The professor and chair of neurology at Virginia Commonwealth University discussed a study conducted among neurologists that revealed healthcare disparities in the treatment of myasthenia gravis, particularly related to access to care and therapeutics. [WATCH TIME: 5 minutes]
WATCH TIME: 5 minutes
"At the end of the day, I think the data were a bit discouraging, but we know where we are, we think we know where we are. There are certainly opportunities to use this as a foundation to better explore individual drivers and I think, to get to the patients and understand their perspective."
In the care of patients with generalized myasthenia gravis (gMG), social determinants of health (SDOH) can play an impact on health outcomes. A new survey of neurologists in the United States highlighted inequalities to treatment access among patients with gMG who faced SDOH challenges. Above all, the data points to critical challenges with the costs of treatment, transportation, and in-home infusions, as well as the need to improve awareness and patient advocacy.1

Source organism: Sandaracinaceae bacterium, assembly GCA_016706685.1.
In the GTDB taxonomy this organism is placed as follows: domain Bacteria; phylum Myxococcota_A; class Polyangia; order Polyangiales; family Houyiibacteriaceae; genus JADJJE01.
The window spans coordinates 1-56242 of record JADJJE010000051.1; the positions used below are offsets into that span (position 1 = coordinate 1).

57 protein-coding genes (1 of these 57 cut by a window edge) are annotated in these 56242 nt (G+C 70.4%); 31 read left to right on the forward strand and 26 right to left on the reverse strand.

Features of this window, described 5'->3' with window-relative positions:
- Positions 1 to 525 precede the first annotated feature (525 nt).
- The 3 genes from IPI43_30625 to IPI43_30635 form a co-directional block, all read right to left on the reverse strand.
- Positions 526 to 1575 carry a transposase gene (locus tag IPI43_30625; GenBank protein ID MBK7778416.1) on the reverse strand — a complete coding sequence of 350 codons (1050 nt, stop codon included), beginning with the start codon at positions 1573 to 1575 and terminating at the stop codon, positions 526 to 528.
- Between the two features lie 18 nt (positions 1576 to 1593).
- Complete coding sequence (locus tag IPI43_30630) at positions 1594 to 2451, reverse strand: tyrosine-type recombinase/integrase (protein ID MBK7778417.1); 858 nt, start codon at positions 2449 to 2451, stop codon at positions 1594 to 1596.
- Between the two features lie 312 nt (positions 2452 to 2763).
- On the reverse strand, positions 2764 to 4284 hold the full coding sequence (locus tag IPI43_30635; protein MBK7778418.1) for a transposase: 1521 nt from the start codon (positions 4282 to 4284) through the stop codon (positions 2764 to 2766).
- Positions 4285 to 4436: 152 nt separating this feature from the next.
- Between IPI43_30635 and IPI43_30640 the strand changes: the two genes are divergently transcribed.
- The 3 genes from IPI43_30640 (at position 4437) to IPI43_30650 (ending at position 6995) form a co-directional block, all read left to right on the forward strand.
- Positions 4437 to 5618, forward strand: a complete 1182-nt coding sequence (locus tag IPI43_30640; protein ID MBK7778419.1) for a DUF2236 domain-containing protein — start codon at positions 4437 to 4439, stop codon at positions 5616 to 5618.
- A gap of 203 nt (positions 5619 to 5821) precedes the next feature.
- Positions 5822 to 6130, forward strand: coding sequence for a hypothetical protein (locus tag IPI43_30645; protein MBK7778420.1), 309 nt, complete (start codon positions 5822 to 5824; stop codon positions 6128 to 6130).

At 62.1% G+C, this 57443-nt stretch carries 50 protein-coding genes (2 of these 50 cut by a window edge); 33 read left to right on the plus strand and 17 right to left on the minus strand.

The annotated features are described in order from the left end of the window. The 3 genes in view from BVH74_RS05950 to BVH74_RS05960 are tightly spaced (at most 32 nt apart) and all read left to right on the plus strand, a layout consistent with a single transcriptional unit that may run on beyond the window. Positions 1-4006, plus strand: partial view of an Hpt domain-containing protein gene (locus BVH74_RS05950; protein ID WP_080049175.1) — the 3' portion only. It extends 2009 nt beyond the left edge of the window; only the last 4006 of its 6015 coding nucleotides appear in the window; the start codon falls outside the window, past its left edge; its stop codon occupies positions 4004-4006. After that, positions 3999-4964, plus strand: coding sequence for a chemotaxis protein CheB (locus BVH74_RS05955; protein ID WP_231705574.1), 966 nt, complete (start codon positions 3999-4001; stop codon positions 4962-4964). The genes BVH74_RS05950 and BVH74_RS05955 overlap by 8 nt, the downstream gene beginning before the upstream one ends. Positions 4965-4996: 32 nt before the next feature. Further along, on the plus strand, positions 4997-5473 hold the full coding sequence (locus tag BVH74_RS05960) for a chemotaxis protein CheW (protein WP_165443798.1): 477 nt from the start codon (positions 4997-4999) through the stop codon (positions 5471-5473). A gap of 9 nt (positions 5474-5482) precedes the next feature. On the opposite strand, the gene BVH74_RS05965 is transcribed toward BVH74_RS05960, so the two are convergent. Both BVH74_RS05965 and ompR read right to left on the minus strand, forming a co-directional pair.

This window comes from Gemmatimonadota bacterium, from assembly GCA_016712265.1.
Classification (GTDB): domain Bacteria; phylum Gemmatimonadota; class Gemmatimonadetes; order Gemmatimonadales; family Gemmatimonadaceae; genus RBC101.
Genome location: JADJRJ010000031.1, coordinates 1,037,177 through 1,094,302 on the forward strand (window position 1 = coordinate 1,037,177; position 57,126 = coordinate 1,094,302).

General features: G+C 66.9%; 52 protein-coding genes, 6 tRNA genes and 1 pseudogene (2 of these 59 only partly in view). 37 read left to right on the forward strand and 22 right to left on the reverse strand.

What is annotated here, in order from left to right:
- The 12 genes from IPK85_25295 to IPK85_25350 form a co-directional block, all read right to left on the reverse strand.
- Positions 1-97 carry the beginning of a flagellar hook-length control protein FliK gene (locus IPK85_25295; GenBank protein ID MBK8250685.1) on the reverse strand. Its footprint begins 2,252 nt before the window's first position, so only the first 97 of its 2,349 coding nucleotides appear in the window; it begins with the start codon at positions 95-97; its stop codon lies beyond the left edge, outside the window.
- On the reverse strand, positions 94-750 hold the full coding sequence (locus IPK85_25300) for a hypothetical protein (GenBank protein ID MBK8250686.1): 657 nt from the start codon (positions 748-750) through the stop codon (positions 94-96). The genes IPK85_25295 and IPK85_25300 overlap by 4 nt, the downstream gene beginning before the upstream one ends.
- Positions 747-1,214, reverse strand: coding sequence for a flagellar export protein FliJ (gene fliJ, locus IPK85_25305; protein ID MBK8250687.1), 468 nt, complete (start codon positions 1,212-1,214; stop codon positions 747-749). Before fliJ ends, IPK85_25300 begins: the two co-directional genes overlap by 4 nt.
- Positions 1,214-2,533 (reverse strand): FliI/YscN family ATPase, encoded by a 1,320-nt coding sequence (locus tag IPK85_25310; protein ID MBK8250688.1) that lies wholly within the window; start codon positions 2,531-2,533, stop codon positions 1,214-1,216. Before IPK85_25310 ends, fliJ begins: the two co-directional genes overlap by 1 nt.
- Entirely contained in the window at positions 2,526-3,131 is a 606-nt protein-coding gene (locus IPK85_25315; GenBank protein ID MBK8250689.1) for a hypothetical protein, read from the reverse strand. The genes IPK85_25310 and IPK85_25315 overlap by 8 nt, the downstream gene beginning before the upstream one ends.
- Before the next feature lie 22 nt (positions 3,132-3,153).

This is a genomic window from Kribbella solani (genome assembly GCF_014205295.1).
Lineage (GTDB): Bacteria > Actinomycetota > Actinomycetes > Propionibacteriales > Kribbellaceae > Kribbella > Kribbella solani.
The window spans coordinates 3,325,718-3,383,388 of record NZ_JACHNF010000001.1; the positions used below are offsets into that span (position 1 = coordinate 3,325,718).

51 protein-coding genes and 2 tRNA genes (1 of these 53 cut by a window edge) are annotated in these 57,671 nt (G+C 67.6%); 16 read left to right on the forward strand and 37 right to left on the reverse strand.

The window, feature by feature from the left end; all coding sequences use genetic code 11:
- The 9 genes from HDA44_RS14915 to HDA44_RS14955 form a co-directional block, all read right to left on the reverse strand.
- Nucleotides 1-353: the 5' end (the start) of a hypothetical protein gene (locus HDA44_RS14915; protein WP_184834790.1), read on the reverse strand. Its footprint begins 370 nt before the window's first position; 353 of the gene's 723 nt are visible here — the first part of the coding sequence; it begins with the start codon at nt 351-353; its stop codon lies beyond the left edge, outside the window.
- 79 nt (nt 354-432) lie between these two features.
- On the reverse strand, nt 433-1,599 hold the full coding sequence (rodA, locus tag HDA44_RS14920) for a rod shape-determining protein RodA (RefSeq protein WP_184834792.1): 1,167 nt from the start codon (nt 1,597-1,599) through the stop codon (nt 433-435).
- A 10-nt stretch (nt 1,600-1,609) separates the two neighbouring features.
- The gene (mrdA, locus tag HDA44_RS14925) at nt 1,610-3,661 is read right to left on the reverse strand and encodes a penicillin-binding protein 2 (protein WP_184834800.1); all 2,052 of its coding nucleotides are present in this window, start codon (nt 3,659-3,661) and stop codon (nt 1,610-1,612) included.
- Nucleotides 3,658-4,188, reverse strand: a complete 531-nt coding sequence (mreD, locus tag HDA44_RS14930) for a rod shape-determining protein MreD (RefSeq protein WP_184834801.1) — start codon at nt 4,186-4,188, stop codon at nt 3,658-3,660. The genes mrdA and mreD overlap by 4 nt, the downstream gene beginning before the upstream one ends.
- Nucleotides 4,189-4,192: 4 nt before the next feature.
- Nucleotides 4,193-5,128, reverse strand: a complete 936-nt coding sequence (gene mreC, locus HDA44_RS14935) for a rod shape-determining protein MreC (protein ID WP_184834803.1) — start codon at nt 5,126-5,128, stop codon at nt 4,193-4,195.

These findings were presented at the American Association of Neuromuscular & Electrodiagnostic Medicine (AANEM) meeting, held November 1-4, in Phoenix, Arizona, by senior author A. Gordon Smith, MD, FAAN, professor and chair of neurology at Virginia Commonwealth University (VCU), and colleagues. The online survey, sent out to neurologists by email, was constructed of 42 items on topics of healthcare access. The items in the survey centered on demographics, diagnosis, treatment, and continuity of care in patients with gMG who were considered to be experiencing SDOH challenges.
At the meeting, Smith, who also serves as the Kenneth and Dianne Wright Distinguished Chair in clinical and translational research at VCU, sat down in an interview with NeurologyLive® to discuss the major drivers of healthcare disparities in the treatment of MG identified in the survey. He talked about how the study revealed the impact of social determinants of health on patients' ability to access appointments and therapeutics for MG. In addition, Smith spoke about the potential solutions that were suggested by neurologists to address these disparities in MG care.